Simulation Readings Series SIMULA’s Place in Simulation History


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SIMULA (SIMulation LAnguage) is a computer programming language that was conceptualized, designed, and created at the Norwegian Computing Centre in Oslo by Ole-Johan Dahl and Kristen Nygaard. Originally, SIMULA was intended to facilitate development of models for complex real world systems. It contained elements of both a standardized system description and a programming language. With system concepts based on Nygaard's experience working with operations research projects in the early 1950's, SIMULA was implemented as a discrete event computer simulation language. Initial constructs were influenced by symbolic notation used in the 1950's to construct flow diagrams representing system operation and rules governing system behaviors [1].

Early foundations for SIMULA first appeared in 1961. By this time, Nygaard had developed a fragmentary set of ideas that relied on Monte Carlo techniques to represent random variation in the occurrence of delays experienced by customers passing through a network of processes. These processes consisted of a queue portion and a service portion. The service portions were constructed with a series of statements governing the action of passive entities or customers that used these stations. Customers were created at a given station and after completing service, would be transferred to the queue of another station. After obtaining and completing service there, the process would be repeated. These transfers would continue until the customer had traversed the network and left the system. The timing and sequence of these stations would determine the number of customers that could be served over a period of time [2].

Although Nygaard had experience with computers, he did not have sufficient knowledge to develop his own programming language. He recruited software expert Ole-Johan Dahl to help him move SIMULA from theory to implementation. In the spring of 1962 Nygaard and Dahl released the first formal proposal for SIMULA. They decided that the best way to make it a real programming language was to link it to an existing, strong language. ALGOL 60, a popular programming language in Europe at the time was selected and SIMULA was developed as an extension, which allowed discrete event simulation construction. Later, SIMULA was expanded and re-implemented as a full-scale general purpose programming language. Although SIMULA has never achieved wide usage, the concepts developed within the language have been highly influential on modern computer programming. SIMULA has been credited with introducing objectoriented programming concepts like classes, objects, inheritance, and dynamic binding [3].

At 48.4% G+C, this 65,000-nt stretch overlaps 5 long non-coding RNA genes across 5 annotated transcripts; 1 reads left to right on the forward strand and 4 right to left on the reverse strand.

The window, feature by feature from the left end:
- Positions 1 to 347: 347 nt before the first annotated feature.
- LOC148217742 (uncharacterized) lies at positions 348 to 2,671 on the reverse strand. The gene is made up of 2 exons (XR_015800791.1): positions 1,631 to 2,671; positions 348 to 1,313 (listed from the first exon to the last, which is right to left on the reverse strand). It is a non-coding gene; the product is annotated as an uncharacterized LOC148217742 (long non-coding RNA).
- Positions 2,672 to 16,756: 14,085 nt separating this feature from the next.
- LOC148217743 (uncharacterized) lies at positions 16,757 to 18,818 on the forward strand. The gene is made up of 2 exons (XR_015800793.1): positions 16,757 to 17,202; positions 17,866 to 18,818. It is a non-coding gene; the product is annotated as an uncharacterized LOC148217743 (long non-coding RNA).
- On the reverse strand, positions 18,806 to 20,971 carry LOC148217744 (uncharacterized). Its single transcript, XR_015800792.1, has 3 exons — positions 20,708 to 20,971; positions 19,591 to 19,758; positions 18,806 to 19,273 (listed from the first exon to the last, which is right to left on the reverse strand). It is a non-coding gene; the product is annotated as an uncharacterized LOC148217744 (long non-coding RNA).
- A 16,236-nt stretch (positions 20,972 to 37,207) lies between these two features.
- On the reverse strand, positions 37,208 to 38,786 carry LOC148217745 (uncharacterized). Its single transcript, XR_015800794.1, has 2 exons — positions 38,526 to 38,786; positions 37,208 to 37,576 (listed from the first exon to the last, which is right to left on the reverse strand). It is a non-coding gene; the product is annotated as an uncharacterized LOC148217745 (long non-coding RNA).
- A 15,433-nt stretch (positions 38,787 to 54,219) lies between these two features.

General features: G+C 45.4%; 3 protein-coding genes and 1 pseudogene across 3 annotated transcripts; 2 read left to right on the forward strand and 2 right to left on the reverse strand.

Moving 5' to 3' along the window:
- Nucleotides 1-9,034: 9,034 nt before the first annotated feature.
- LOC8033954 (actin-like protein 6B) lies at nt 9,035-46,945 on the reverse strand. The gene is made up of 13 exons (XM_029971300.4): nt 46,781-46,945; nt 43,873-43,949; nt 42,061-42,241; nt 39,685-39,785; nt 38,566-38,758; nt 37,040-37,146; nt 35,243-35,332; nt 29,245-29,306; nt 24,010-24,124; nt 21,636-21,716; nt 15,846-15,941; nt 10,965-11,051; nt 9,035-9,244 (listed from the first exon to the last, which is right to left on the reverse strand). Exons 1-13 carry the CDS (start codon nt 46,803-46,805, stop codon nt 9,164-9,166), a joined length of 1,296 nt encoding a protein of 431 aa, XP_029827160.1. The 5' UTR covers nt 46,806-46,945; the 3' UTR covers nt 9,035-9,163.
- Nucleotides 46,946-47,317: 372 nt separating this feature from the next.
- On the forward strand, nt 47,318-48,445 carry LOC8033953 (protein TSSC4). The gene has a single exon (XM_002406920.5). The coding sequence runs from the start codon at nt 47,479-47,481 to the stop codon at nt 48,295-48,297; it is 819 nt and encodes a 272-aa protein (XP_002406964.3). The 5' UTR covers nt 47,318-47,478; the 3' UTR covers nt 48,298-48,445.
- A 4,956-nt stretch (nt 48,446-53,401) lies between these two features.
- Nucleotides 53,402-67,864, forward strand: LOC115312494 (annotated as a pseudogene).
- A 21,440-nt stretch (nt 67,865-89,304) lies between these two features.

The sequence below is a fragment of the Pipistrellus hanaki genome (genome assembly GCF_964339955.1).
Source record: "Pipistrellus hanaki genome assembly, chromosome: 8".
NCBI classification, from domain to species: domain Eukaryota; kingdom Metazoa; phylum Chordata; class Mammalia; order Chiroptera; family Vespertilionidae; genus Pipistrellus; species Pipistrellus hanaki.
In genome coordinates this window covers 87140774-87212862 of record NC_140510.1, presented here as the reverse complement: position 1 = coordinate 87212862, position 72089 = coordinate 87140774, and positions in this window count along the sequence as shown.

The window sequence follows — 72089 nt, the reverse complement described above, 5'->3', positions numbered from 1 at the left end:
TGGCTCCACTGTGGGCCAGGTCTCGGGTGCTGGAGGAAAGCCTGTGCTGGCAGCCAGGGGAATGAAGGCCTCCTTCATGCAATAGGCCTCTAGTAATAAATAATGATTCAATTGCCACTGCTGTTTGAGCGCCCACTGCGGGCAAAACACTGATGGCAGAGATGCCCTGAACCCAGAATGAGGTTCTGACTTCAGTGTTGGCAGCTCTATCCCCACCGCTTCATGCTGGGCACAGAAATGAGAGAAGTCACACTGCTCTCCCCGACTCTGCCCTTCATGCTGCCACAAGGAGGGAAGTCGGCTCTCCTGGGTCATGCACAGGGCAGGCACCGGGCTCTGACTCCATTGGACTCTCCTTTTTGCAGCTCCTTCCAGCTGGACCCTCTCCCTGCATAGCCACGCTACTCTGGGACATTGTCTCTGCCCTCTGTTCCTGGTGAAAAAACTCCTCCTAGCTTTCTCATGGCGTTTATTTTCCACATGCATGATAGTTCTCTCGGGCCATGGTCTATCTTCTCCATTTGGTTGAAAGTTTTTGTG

SIMULA's primary use is to develop computer models of systems such as ticket counters, production lines, manufacturing systems, and concurrent processing of computer programs. Today a wide variety of discrete event computer simulation software packages, such as GPSS/H, SIMAN, and ProModel, are used to create similar applications [4–8].

For further reading on simulation in general see Robinson [9–11].


Citation: McHaney, Roger, Simulation Readings Series: SIMULA’s Place in Simulation History, Kansas State University, Manhattan, Kansas


SIMULA, SIMulation LAnguage, Computer Programming Language, Ole-Johan Dahl, Kristen Nygaard